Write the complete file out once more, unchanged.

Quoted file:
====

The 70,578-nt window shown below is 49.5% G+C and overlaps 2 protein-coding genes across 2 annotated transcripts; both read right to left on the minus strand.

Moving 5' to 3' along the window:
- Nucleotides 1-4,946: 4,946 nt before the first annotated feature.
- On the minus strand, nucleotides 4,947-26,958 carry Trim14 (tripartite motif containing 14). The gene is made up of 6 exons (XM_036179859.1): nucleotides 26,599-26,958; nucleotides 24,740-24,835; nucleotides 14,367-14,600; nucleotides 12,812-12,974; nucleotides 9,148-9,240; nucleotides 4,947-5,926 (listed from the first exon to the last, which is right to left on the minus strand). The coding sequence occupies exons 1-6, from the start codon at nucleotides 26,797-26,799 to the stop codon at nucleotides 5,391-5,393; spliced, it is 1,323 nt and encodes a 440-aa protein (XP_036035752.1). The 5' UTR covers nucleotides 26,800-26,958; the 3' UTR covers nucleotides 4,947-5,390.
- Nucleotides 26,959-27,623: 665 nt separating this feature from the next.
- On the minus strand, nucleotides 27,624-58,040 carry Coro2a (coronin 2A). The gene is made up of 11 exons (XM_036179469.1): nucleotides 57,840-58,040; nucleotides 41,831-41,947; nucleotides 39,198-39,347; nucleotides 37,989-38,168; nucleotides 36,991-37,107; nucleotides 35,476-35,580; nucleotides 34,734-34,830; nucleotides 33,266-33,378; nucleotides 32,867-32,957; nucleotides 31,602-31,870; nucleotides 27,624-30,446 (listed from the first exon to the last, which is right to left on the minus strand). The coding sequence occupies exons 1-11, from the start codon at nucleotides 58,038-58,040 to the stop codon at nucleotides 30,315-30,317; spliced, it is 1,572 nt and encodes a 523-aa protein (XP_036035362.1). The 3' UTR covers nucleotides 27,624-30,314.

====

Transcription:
The 70,578-nt window shown below is 49.5% G+C and overlaps 2 protein-coding genes across 2 annotated transcripts; both read right to left on the minus strand.

Moving 5' to 3' along the window:
- Nucleotides 1-4,946: 4,946 nt before the first annotated feature.
- On the minus strand, nucleotides 4,947-26,958 carry Trim14 (tripartite motif containing 14). The gene is made up of 6 exons (XM_036179859.1): nucleotides 26,599-26,958; nucleotides 24,740-24,835; nucleotides 14,367-14,600; nucleotides 12,812-12,974; nucleotides 9,148-9,240; nucleotides 4,947-5,926 (listed from the first exon to the last, which is right to left on the minus strand). The coding sequence occupies exons 1-6, from the start codon at nucleotides 26,797-26,799 to the stop codon at nucleotides 5,391-5,393; spliced, it is 1,323 nt and encodes a 440-aa protein (XP_036035752.1). The 5' UTR covers nucleotides 26,800-26,958; the 3' UTR covers nucleotides 4,947-5,390.
- Nucleotides 26,959-27,623: 665 nt separating this feature from the next.
- On the minus strand, nucleotides 27,624-58,040 carry Coro2a (coronin 2A). The gene is made up of 11 exons (XM_036179469.1): nucleotides 57,840-58,040; nucleotides 41,831-41,947; nucleotides 39,198-39,347; nucleotides 37,989-38,168; nucleotides 36,991-37,107; nucleotides 35,476-35,580; nucleotides 34,734-34,830; nucleotides 33,266-33,378; nucleotides 32,867-32,957; nucleotides 31,602-31,870; nucleotides 27,624-30,446 (listed from the first exon to the last, which is right to left on the minus strand). The coding sequence occupies exons 1-11, from the start codon at nucleotides 58,038-58,040 to the stop codon at nucleotides 30,315-30,317; spliced, it is 1,572 nt and encodes a 523-aa protein (XP_036035362.1). The 3' UTR covers nucleotides 27,624-30,314.